The single most empowering birth book I have encountered. Mind you, it has been over 13 years since I last read this book. I lent my copy out and lost track of it. I intend to replace it, however, because it is the single most empowering birth book I have encountered--and I've read many. Odent, through his own experience as a physician in Africa and France, developed a highly humble and respectful attitude toward a woman's innate ability to give birth--when supported and given an environment in which she is granted the space, safety and integrity to deliver her child. It was his confidence in and reverence for women and the birth experience that mightily empowered me in my second delivery, which was a home birth. I recommend this book for every mother-to-be regardless of the place and format she has selected for her delivery. In fact, it should be required reading as a part of prenatal care worldwide. Review by reader at Amazon.com. Book available at
Childbirth should be one of the most joyful experiences in a woman's life. All too frequently it is one of the most fearful. Gayle Peterson, a nationally recognized leader in the field of perinatal psychology, prepares the mother-to-be for the most positive experience possible, utilizing a childbirth preparation method based on medical research that shows emotional factors to be important in a healthy pregnancy and delivery. Guided imagery, visualization, and journal writing help the mother-to-be learn ways of yielding comfortably and safely into the entire childbirth process. Review by Chapters.com. Book available at www.chapters.ca
People need to know the information contained in Unassisted Homebirth: An Act of Love. The mainstream medical presentation of birth does not tell men and women all of the facts and issues that they should know. After two years of research, I found that a majority of unassisted birthers have healthy pregnancies, safer, shorter and more satisfying labors and birth experiences that leave them ecstatic for many years. The secrets revealed in this book will help any couple approaching childbirth. Review by the author. Book Available at
For parents-to-be who are considering home birth, <i>Special Deliver</i>y is an excellent resource. Written by midwife Rahima Baldwin Dancy in the '70s and updated in 1986, this book covers the benefits of home births; gives details on how to have a home birth, including pregnancy preparations; and coaches’ participants on specific ways they can help the mother. The easy-to-comprehend-in-the-middle-of-a-crisis details on what can go wrong, what to do, and when to bring the mother to the hospital are outstanding. The flavor and photographs of Special Delivery are a bit outdated, but the information is still vital and very helpful. Review by Amazon.com. Book available at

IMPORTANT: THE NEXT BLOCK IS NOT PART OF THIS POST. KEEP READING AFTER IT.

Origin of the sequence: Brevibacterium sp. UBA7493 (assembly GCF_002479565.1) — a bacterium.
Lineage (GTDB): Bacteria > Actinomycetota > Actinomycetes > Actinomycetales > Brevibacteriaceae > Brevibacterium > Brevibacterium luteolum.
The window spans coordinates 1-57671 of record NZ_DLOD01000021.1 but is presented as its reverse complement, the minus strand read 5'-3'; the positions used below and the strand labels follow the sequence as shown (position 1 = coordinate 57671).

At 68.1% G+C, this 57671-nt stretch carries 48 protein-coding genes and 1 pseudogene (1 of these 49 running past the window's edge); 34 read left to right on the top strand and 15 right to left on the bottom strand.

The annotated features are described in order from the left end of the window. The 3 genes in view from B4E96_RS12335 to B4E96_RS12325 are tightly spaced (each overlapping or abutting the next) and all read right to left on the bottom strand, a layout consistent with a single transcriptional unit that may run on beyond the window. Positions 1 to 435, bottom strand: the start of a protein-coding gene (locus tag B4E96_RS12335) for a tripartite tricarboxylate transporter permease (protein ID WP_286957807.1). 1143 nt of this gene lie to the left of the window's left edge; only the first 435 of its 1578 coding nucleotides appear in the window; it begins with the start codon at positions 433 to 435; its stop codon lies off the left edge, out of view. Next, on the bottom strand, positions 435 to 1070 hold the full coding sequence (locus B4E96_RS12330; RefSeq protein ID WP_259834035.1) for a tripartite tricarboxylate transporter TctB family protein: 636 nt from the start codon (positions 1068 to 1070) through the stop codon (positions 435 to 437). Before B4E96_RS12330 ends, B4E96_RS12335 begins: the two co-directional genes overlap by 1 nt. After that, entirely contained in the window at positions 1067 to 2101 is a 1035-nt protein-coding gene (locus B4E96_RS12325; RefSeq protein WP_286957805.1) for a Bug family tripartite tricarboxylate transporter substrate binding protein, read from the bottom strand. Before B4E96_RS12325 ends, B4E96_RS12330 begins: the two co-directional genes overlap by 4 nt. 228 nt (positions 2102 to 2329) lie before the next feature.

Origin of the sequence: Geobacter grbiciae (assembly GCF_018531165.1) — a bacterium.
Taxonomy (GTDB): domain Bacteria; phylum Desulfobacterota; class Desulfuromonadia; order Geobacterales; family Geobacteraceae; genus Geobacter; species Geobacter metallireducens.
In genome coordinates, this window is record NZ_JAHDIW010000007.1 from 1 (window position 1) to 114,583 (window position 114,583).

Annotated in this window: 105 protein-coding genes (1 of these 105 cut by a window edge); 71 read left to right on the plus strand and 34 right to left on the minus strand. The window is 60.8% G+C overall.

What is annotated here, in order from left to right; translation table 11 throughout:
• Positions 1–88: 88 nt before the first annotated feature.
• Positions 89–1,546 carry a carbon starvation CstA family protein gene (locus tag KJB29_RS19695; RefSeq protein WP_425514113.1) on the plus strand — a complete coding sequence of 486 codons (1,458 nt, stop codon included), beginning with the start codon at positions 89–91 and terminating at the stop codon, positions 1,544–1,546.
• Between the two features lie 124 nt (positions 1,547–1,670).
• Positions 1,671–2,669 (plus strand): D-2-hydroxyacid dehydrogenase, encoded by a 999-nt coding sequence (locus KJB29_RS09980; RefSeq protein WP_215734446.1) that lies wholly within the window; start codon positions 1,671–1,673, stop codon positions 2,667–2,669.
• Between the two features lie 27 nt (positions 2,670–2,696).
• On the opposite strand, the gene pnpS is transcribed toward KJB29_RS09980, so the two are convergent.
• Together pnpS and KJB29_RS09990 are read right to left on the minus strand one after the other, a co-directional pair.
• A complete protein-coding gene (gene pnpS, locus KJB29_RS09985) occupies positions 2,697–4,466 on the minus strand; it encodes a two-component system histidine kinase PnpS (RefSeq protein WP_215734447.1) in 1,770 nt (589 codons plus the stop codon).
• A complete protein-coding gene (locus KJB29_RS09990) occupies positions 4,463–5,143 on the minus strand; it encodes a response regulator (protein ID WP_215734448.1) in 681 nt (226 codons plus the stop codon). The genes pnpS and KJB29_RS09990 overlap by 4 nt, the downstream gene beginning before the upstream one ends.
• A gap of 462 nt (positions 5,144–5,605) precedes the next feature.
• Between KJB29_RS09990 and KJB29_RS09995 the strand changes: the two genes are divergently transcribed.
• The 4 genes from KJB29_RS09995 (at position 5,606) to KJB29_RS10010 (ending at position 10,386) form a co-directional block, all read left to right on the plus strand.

After four hospital births, I was finally fed up with impersonal childbirth. This book was one of the first books I read while preparing for the homebirth of our fifth child. It was one of the few birth books that evoked respect for babies and peace at birth as opposed to a clinical presentation of birth. Our culture needs more books of this sort to show women that we need to birth our babies in a much more dignified manner, taking into consideration a genuine love for babies. Expectant couples everywhere should take a look at "Birth without Violence." Beautiful writing style and great photos! Review by Lynn M. Griesemer, author of UNASSISTED HOMEBIRTH: AN ACT OF LOVE. Book available at
Childbirth underwater, or water birth, recently gained widespread acceptance throughout the world, although early proponents in the Soviet Union began experimenting with the process in the 1960s. Napierala, a midwife experienced at attending both home and water births, covers in some detail the origins of labor and delivery underwater, the benefits that submersion provides mother and infant, its advantages in comparison with other birthing options, and prenatal preparations for childbirth in general and water birth in particular. She also advises on such matters as construction and maintenance of a water tank, first- and second-stage labor in water--including complications and contraindications--and postpartum recovery. Her final chapter presents birth stories, and she inserts accounts of her own experiences throughout the text. Her serious, empathic tone suits the contents, helping make the book a readable REVIEW of a viable but not widely understood alternative to traditional in-hospital childbirth.<i> Kathryn Carpenter
Copyright© 1994, American Library Association. All rights reserved</i> Book available at
Elizabeth Davis's Heart and Hands, though subtitled A Midwife's Guide to Pregnancy and Birth, is not just for midwives. It's an excellent and thorough resource for parents-to-be who are thinking about delivering their child with a midwife, or who are concerned about the medical establishment's over-control of birth. (Two previous editions sold more than 100,000 copies and there are nowhere near 100,000 midwives or midwifery students to buy this book, proving that parents-to-be have looked to this resource for options.) Review by Amazon.com. Book available at
Although I have not read all of these books myself they all come highly recommended. Happy reading!Arlene Eisenberg, Heidi E. Murkoff, Sandee E. Hathaway,